Navigating the stages of hair loss in men Navigating the stages of hair loss in men

Not everyone is lucky enough to be born with a thick, luscious mane of hair. Even so, your hair can make up a big part of your identity and how you view yourself. That’s why hair loss can be a devastating development, despite it being a natural part of ageing.

One of the most common types of hair loss in men is male pattern baldness, also known as androgenic alopecia. Androgenic alopecia can affect men of all ages but becomes more common in older adults. It’s not always possible to stop hair loss or to regrow hair, but your chances of success are higher if you start treating the problem in its earliest stages.

Hair Loss Stages

There are 7 recognised stages of male pattern baldness according to the Hamilton-Norwood scale. If you are in one of the earlier stages, you have a better chance of treating and reversing your hair loss.

  1. Stage 1: There’s little or no hair loss or hairline recession.
  2. Stage 2: There’s slight hair loss at the temples.
  3. Stage 3: You have significant hairline recession around your temples, and your hairline may be forming an “M” or “U” shape.
  4. Stage 4: You have very deep hairline recession and a loss of hair at the top of your head (the crown).
  5. Stage 5: Your hairline recession connects to the bald spot on your crown.
  6. Stage 6: The hair between your temples and crown is thinning or is already gone.
  7. Stage 7: You have no hair on the top of your head and only a thin band of hair around the side of your head.

Risk Factors for Male Pattern Baldness

All men are susceptible to developing male pattern baldness, but it can be more prevalent in certain groups. For instance, men of Caucasian, African, and Caribbean descent are more likely to have male pattern baldness than other ethnicities.

It’s also as you age, with most noticeable signs appearing after the age of 30. This is the point in the ageing process where hair loss starts to naturally slow down. Periods of high stress can further cause hair loss.

The main risk factor for androgenic alopecia is genetics. This is why men in the same family tend to have similar patterns of hair loss. If there is a family history of hair loss on either side of your family, you’re much more prone to experiencing male pattern baldness. For men, the risk is more than 5 times higher if their father lost their hair.

Research has also shown that a hormone called dihydrotestosterone (DHT) is linked to androgenic alopecia. DHT is an androgen sex hormone in the body that is converted into testosterone. Testosterone is a hormone that contributes to ‘male’ characteristics and can be found in both men and women. Men typically have more testosterone and it’s responsible for men having a deeper voice, increased body hair, and more muscle mass.

An enzyme called 5-alpha reductase (5-AR) converts around 10% of testosterone into DHT. DHT is responsible for the development of male sexual organs and is linked to prostate growth and hair growth. Having too much or too little DHT can impact sexual growth especially during puberty.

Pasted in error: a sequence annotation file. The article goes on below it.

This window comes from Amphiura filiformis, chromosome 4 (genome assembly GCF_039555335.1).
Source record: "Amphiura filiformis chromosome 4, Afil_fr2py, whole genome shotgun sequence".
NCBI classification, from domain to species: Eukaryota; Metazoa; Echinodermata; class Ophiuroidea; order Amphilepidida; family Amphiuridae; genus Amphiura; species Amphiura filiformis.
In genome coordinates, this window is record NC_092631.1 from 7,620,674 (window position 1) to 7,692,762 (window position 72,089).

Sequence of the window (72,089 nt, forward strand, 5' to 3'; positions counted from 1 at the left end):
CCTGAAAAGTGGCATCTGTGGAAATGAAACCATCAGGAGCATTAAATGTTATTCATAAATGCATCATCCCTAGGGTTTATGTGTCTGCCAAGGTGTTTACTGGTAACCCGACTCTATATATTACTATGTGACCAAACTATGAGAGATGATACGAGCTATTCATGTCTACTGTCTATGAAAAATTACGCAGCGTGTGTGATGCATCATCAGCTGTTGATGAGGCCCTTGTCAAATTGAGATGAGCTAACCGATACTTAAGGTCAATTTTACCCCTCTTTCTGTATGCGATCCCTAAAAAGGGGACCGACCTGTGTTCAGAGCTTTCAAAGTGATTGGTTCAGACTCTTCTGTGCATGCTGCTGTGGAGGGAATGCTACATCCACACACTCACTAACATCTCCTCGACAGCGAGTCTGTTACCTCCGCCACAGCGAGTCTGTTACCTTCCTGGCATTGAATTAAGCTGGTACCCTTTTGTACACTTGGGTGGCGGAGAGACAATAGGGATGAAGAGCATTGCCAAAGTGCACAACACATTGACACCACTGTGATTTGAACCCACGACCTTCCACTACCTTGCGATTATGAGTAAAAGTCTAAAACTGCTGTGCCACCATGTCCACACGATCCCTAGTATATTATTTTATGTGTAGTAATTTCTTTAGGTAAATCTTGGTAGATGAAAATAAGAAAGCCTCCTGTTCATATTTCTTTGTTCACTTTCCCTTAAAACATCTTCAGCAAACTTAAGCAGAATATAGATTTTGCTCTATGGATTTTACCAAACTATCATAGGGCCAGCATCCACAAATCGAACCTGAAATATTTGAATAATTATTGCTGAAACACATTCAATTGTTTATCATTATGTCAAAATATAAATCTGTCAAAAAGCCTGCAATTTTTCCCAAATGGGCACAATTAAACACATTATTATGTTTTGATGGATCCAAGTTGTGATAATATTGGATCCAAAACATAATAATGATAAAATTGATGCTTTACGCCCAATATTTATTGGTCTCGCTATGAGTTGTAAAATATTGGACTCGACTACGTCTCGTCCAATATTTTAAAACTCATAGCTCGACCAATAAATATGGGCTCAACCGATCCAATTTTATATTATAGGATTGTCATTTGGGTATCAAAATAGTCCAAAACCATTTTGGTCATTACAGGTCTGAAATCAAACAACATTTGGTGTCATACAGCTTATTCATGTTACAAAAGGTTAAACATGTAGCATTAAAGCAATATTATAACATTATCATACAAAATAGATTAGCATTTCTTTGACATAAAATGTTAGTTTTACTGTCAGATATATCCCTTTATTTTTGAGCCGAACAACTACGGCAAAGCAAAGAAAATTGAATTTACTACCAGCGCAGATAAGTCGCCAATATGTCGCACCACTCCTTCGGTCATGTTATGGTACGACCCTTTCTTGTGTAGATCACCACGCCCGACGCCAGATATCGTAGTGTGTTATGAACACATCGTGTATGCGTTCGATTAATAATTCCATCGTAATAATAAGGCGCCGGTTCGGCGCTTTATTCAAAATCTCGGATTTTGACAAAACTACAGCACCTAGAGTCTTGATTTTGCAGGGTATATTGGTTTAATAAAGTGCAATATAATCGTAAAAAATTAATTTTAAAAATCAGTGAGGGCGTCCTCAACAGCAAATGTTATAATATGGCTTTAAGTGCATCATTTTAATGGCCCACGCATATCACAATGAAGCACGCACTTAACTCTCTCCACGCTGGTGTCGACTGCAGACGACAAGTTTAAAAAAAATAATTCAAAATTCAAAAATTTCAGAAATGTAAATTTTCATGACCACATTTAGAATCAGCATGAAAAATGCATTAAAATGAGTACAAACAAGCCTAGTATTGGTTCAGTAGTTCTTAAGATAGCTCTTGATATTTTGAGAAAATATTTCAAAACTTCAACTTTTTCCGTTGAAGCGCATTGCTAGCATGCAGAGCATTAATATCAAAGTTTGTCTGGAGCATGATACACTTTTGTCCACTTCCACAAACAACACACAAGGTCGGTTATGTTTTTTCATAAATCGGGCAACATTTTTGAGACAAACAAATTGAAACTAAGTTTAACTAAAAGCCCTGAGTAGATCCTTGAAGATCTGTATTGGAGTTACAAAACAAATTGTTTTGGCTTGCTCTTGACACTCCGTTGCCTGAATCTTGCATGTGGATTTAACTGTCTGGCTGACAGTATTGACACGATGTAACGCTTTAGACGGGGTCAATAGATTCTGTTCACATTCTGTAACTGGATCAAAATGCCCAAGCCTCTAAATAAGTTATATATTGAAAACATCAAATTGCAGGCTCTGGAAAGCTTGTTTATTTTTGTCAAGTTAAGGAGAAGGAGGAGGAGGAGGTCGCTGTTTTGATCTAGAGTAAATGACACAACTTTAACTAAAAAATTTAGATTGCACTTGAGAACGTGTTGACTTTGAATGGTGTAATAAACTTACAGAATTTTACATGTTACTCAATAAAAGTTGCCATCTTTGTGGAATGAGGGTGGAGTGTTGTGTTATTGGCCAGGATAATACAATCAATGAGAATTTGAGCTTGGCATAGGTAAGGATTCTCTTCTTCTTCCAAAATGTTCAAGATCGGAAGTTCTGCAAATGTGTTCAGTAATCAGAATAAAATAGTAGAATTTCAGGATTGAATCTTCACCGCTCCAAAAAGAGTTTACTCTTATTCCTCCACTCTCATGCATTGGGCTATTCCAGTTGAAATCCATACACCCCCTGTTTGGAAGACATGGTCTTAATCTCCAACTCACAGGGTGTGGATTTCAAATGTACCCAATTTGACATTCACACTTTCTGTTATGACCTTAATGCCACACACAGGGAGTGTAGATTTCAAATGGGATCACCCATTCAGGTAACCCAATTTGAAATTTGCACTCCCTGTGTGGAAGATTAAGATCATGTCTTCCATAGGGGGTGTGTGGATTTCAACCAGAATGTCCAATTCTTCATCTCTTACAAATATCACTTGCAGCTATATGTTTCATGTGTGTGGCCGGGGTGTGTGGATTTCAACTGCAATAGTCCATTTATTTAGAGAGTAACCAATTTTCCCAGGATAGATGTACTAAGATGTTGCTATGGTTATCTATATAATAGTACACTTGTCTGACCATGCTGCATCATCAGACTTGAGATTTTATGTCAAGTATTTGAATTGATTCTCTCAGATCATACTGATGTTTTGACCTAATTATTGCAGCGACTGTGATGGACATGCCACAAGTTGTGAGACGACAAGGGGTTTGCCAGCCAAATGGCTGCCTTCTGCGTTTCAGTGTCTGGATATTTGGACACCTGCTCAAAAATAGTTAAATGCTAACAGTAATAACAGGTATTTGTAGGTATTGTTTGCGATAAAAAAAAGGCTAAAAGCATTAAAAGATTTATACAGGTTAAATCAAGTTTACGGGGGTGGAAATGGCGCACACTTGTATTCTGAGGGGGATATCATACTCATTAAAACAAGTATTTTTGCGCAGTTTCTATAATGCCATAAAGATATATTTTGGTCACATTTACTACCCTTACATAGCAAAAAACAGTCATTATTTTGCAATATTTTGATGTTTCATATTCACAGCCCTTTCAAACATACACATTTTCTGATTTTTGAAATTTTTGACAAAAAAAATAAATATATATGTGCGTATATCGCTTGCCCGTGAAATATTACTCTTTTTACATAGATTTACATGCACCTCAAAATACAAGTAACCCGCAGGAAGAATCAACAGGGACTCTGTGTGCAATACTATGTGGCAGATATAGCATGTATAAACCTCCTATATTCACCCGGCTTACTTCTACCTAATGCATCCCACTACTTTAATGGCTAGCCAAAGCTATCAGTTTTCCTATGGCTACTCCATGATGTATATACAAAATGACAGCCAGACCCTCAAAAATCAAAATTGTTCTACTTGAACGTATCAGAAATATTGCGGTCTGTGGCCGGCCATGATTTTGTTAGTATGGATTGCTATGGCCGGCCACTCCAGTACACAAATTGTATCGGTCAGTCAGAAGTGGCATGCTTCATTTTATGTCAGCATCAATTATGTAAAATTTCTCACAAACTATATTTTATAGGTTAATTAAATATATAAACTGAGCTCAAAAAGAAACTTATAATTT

When DHT levels are high, it can cause hair loss because it binds to receptors in the hair follicles on the head and shrinks them. All the hair on your body grows through follicles underneath your skin, with each hair going through a 2-6 year cycle of growth. The hair goes into a ‘resting’ phase at the end of the growth cycle and eventually falls out, being replaced by a new hair.

In a normal growth cycle, you can lose around 100 hairs a day without any noticeable thinning because new hairs are growing in their place. However, when you have high levels of DHT, you stop producing enough hair to replace the ones you’ve lost.

Your chances of producing high levels of DHT are thought to be down to genetics, with the trait being passed down to you from your parents. It’s also thought that abnormalities with the androgen receptor (AR) gene can increase your possibility of experiencing DHT related hair loss.

Preventing Male Pattern Baldness

Unfortunately, there isn’t much you can do about genetics. However, you may be able to slow down hair loss if you start making some lifestyle changes as soon as you notice your hairline receding. This includes:

  • Quitting smoking
  • Eating enough iron and protein in your diet
  • Getting scalp massages
  • Reducing stress
  • Getting enough sleep

You may also want to try taking certain supplements like saw palmetto or biotin. Studies still need to be conducted, but it’s thought that these supplements can promote stronger, healthier hair that’s less prone to breakage and damage.

How To Treat Hair Loss?

Hair loss remedies have evolved a lot over the years. From snake oil to hair pieces to surgical implants, men have tried many different methods to regain the thick hair of their youth.

One proven treatment for hair loss are medications like Finasteride that reduce the amount of DHT in your system. Also sold under the brand name Propecia, Finasteride is a prescription medication that has shown to be nearly 90% effective in treating hair loss.

Finasteride works by binding to 5-AR proteins to prevent DHT from binding to them. This stops the hair follicle from shrinking and can stop the progression of androgen alopecia. In some cases, it may even promote hair regrowth.

Your doctor or prescriber will advise you on the dosage you should take, but it’s usually taken as a tablet once per day with or without food. It is only prescribed to men and shouldn’t be taken by women.

If you’ve been noticing your hair is thinner than it used to be, contact Pharmacy Planet to discuss buying effective hair loss medication online. We can have treatment for hair loss like Finasteride shipped quickly and discreetly to your doorstep. Reach out to us today to get fuller, healthier hair.